~more recently updated recipes~
2008: Last week my favorite Estonian blogger, Pille from the food blog Nami-Nami who also hosts the Estonian equivalent of Epicurious, visited for a few days. Ha! I write that so matter-of-factly, as if her visit all the way from Estonia were no big deal. But the few days we had were special, time spent with someone who, thanks to blogging, I 'already knew', even as we met face-to-face for the first time. Thank you, Pille, for coming to St. Louis!
On the Monday, we invited some St. Louis food bloggers over for a supper potluck. Since this was Pille's first trip to the U.S., "American food" was the theme.
For the first time ever, I made the classic seven-layer salad -- but only because it was so 'American'. You see, I've had seven-layer salads at potlucks -- they're standards, right? doesn't someone always bring a seven-layer salad to a potluck? -- and to my taste, they're too often icky-heavy. But not this time! I used the Buttermilk Garlic Salad Dressing which is sooo much lighter in both texture and calories than the typical mayonnaise versions that other seven-layer recipes call for, some times just plain ol' mayonnaise glopped on. So this salad, this salad was really good!
In the tall clear glass trifle bowl, my seven-layer salad turned into 14 layers -- it was so pretty! -- though usually, I think, other cooks do seven layers in a 9x13 pan so the trifle bowl is entirely optional. In fact, it's probably easier to stir a seven-layer salad in a 9x13. Plus, since you stir before serving, the drama of the layers is lost, anyway.
VEGETARIAN & VEGAN SEVEN-LAYER SALAD
Since Nupur from One Hot Stove and Lisa from Show-Me Vegan were attending, I also made a vegan version of the seven-layer salad, omitting the bacon, cheese and eggs and using a vegan mayonnaise. (Note to Vegetarians)
MORE AMERICAN DISHES from ST LOUIS FOOD BLOGGERS
Nupur brought her summer rolls (which because they are so delicious, we decided would qualify as 'new American') and Lisa her BBQ Beans with Dark Rum. Bruno from Bruno's Dream brought a delicious pizza which was just as good, cold, for lunch the next day. Joy from The Spiral of Seasons brought homemade bread with two homemade butters which we all raved over. Pille made a variation of her beet and blue cheese tartlets and also her gorgeous orange and red onion salad. For dessert, we had a cherry cobbler from Ann at Kitchen Conservatory and cupcakes -- of course! -- from Stef of Cupcake Project. For a 'school night', the eight of us laughed long and late. Twas fun, all, thank you for coming over! (Want to learn more about St. Louis food bloggers? Follow all the fun at StLFoodBlogs.com.)
CLASSIC SEVEN-LAYER SALAD
Time to table: 4 hours
Serves a bunch
(Amounts shown in parentheses below are plenty to serve 16)
Romaine lettuce, chopped into bite-size pieces (about 1 pound)
Frozen peas (about 8 ounces), rinsed under cold water briefly to thaw, then drained well
Cooked bacon (about 8 ounces)
Good summer tomato, chopped (about 1 pound)
Hard-boiled egg, sliced (about 3 eggs)
Cheddar cheese, grated (about 8 ounces)
FOR GARNISH (put aside some of the above for garnish)
Cheddar cheese around the edge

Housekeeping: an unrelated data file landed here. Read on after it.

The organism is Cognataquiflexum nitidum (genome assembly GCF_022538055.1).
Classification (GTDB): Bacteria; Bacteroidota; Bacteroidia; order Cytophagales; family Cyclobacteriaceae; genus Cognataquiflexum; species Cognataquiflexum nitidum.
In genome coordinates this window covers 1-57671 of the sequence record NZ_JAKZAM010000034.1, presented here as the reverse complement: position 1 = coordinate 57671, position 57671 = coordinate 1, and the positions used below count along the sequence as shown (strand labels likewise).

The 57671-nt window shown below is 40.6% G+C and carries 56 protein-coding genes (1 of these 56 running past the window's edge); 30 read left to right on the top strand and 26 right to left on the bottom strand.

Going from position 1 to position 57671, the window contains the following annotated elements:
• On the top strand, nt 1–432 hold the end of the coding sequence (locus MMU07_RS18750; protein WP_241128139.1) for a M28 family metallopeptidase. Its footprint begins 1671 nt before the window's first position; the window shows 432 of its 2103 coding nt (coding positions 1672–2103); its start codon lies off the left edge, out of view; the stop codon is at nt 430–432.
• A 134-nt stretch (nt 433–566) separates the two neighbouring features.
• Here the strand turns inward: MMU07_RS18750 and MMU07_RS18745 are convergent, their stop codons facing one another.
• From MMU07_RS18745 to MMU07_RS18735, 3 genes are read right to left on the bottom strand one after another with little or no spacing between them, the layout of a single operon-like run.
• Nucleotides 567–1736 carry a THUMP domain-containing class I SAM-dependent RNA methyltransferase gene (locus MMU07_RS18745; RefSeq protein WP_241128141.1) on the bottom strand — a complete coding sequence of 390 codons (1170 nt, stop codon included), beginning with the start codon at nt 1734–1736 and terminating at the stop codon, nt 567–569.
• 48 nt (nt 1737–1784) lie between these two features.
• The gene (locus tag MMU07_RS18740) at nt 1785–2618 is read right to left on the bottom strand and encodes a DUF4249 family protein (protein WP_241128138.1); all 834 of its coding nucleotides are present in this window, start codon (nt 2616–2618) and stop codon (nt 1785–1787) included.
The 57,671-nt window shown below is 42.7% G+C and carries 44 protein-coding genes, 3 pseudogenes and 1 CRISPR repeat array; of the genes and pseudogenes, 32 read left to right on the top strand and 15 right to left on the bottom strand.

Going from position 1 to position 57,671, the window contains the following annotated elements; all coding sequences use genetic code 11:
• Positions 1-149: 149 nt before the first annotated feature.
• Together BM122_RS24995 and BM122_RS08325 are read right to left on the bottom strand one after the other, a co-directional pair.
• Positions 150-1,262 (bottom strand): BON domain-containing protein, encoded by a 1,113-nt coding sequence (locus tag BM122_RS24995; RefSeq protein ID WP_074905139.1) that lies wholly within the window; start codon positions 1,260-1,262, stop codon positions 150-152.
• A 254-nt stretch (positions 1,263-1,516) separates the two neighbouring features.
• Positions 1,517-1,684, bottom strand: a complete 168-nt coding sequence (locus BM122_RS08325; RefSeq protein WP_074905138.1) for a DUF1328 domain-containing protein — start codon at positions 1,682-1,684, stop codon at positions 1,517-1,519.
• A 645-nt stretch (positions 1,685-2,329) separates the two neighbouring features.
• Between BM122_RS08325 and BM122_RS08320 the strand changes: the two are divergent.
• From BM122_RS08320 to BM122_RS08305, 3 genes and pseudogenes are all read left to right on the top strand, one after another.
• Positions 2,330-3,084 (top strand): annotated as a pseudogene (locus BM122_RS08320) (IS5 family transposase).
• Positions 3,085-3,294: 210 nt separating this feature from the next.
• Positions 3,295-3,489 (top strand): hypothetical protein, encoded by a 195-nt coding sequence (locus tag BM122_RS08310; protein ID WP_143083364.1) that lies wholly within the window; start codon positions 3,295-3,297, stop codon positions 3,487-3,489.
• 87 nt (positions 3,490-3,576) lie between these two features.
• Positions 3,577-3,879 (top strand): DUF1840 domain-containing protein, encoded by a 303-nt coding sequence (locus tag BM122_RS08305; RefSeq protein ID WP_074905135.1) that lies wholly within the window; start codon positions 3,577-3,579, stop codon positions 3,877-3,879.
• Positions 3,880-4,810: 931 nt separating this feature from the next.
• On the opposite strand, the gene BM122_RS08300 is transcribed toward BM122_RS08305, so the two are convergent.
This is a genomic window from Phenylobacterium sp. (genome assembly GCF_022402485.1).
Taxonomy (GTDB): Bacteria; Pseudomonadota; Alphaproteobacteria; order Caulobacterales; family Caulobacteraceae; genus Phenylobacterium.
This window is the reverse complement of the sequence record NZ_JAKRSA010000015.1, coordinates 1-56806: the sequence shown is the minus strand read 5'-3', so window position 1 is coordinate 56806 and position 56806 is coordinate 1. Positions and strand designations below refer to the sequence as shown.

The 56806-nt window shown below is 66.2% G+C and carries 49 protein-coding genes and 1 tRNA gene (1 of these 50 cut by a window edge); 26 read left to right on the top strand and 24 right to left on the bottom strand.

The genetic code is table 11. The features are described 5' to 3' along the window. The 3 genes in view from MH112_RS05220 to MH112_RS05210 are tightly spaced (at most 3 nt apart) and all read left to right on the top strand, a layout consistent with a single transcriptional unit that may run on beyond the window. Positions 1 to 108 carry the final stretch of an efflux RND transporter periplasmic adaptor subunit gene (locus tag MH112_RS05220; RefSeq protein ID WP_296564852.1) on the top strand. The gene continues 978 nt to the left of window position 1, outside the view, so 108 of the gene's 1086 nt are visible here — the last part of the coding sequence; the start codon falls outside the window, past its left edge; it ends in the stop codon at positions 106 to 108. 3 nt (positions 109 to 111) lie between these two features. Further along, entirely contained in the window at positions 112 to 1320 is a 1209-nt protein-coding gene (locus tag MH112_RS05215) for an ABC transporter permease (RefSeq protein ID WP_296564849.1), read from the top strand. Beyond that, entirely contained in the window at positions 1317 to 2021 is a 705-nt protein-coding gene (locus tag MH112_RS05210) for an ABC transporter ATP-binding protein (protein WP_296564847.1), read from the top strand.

Chopped tomatoes in the center
A handful of peas over the tomatoes
A sprinkle of bacon bits over the tomatoes
SALAD LAYERS Reserve some cheese, tomatoes, peas and bacon for garnishing. In a 9x13 pan or other dish, build salad in layers, from bottom to top. Drizzle with Buttermilk Garlic Salad Dressing, letting the dessing slip into the cracks. If needed, do a second or third set of layers and drizzle again.
GARNISH Spread a thin layer of cheddar cheese around the perimeter, then fill the center with tomatoes. Sprinkle with peas and bacon.
TO SERVE Cover and let chill for 4 hours in the refrigerator before serving. (I haven't made this without waiting so don't know if this step is really necessary or not.) Stir just before serving.
ROMAINE For the romaine, the smaller the pieces, the easier the salad will be to stir. Do tear, not cut, the romaine, otherwise the edges will appear dark and bruised. If there's romaine left over, take it along in a freezer bag and stir into the salad just before it's served. This helps make it a more "lettuce" salad than a "cheese and bacon salad".
BACON Here's how to make homemade bacon bits. Don't buy the product called Bacon Bits, they're awful; if you don't have time to cook your own bacon, then skip this ingredient.
EGGS Here's how to cook perfect hard-boiled eggs.
DRESSING If using another dressing, make sure it's thin enough to 'dress' the salad, not just thickly coat the lettuce and other layers. If I were using mayonnaise, I would thin it with skim milk.
USE A LIGHT TOUCH It's really easy to turn this salad into something too heavy. Even though I used what 'seemed' like a lot of romaine lettuce at the time, there wasn't enough lettuce for it to really be a 'salad'. Because there are so many other layers, I should have (1) done really thin layers, a sprinkling even, of the non-lettuce layers and (2) used much more lettuce.
SALAD DOESN'T KEEP While the salad does need to rest for the dressing to soak in and the flavors to meld, it doesn't hold over well the next day so you'll want to make just enough.
~ Cobb Salad ~
uses several of the same ingredients
~ No-Cook Taboulleh ~
~ Broccoli, Pepper & Celery Salad ~
from A Veggie Venture
~ Favorite Summer Salad Recipes ~
from Kitchen Parade
famous asparagus-to-zucchini Alphabet of Vegetables.
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